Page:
Timminy is not looking forward to starting a new school, particularly one where his father is Assistant Principal. Now he won’t be able to disguise from his parents how bullied he has been at school due to his small size. But his parents try to make the move more palatable by giving him a puppy, Maxi, who is a huge white furry ball of energy and love. Eventually, they discover that Maxi is deaf and have to figure out how to keep her safe in their woodsy new home. Meanwhile Timminy is busy worrying about school, dodging bullies who put him in lockers. When he meets his neighbor, Abby, she doesn’t put up with his whining about his size. After all, she doesn’t let her blindness slow her down at all. It is up to Timminy to realize that his size doesn’t define him any more than Abby’s or Maxi’s disabilities do. It’s time for them all to stand tall.

Plourde has created one of those dog books. You know, the ones where the dog dies. But at least she admits it right up front, warning readers that Maxi is one to be adored and loved but that she will be gone before the story is done. The book happily is about much more than that. It is about bullying and the ability to keep strong in the face of being different and unique. It is also about everyone being more than they seem on the surface, even those who may appear to be bullies at first.

The writing here is heartfelt and fast. Timminy is a great protagonist and though he can whine at times, it is always justified. The fact that he learns a lot from those around him is to his credit. He is also someone who offers second chances to others and seeks them himself when he does something wrong. This is a book about friendships and allowing people into your lives even if they are different in ways other than hearing and sight and size.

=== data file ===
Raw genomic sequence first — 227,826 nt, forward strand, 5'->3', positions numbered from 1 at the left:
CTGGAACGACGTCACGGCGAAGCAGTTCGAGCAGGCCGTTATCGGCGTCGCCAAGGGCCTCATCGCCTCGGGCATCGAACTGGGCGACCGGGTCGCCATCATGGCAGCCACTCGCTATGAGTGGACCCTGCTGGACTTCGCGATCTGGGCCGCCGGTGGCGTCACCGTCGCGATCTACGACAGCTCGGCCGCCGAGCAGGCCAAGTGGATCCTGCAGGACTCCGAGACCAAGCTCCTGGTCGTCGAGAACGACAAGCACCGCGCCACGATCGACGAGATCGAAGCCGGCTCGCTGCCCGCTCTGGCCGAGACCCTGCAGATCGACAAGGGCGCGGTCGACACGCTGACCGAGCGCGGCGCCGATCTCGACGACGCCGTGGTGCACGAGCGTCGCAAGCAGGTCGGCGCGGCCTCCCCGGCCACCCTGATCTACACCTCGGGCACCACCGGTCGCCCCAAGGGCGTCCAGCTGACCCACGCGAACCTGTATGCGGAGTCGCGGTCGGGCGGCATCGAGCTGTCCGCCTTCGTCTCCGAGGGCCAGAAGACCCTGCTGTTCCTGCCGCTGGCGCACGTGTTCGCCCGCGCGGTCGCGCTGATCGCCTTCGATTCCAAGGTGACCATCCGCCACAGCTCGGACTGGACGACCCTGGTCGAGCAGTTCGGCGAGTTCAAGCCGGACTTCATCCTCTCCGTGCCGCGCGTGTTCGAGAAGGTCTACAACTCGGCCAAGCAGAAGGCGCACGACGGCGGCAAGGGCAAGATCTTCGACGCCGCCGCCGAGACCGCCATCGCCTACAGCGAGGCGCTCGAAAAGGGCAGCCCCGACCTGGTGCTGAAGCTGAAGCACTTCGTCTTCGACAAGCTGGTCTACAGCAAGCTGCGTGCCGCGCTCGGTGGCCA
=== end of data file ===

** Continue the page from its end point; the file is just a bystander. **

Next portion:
A tearjerker of a book, this is one with a huge heart to go along with the huge white dog. Appropriate for ages 8-12.

Reviewed from ARC received from Nancy Paulsen Books.

 

 

The Long Dog by Eric Seltzer

The Long Dog by Eric Seltzer

The Long Dog by Eric Seltzer (InfoSoup)

Dog after dog appear in this easy reader that is reminiscent of the classic Go, Dog. Go! The very simple text shows opposites. There are hot dogs and cold dogs. Wet dogs and dry dogs. Dirty dogs and clean dogs. Each shown with a simple illustration that will help new readers decode the words. Throughout the book, a particularly long dog appears again and again, adding a touch of whimsy and humor. This is a simple yet very engaging beginning reader with tons of appeal.

Seltzer uses very simple sentences throughout his book, appealing directly to new readers. The use of opposites also helps with new readers figuring out the words as well as the repeating simple sentence structure. The illustrations have a winning cartoon style that is simple as well. Each sentence is clearly matching to a corresponding image aiding in new reader skills. The added touches of humor throughout make for a book that is fun to read as well.

A nice pick for beginning reader collections, this is simple, easy and full of humor. Appropriate for ages 4-6.

Reviewed from library copy.

 

Frank and Lucky Get Schooled by Lynne Rae Perkins

Frank and Lucky Get Schooled by Lynne Rae Perkins

Frank and Lucky Get Schooled by Lynne Rae Perkins (InfoSoup)

Frank was having a horrible day until his parents took him to get a new dog at the shelter. That’s when Frank met Lucky and Lucky met Frank. They learned a lot about each other, but they also both just loved learning things. Lucky loved science, especially learning about the ducks in the pond. He also loved exploring nature, handily bringing a lot of it back with him when he returned home so that Frank could study it closely. There was math too, questions about how many dog biscuits Lucky deserved and how much hair he could shed. Dogs can even be heroes, though Lucky may not have been particularly heroic when eating the entire birthday cake. Art, languages, geography and more were studied as Lucky and Frank spend time together. There is so much to learn when on walks together!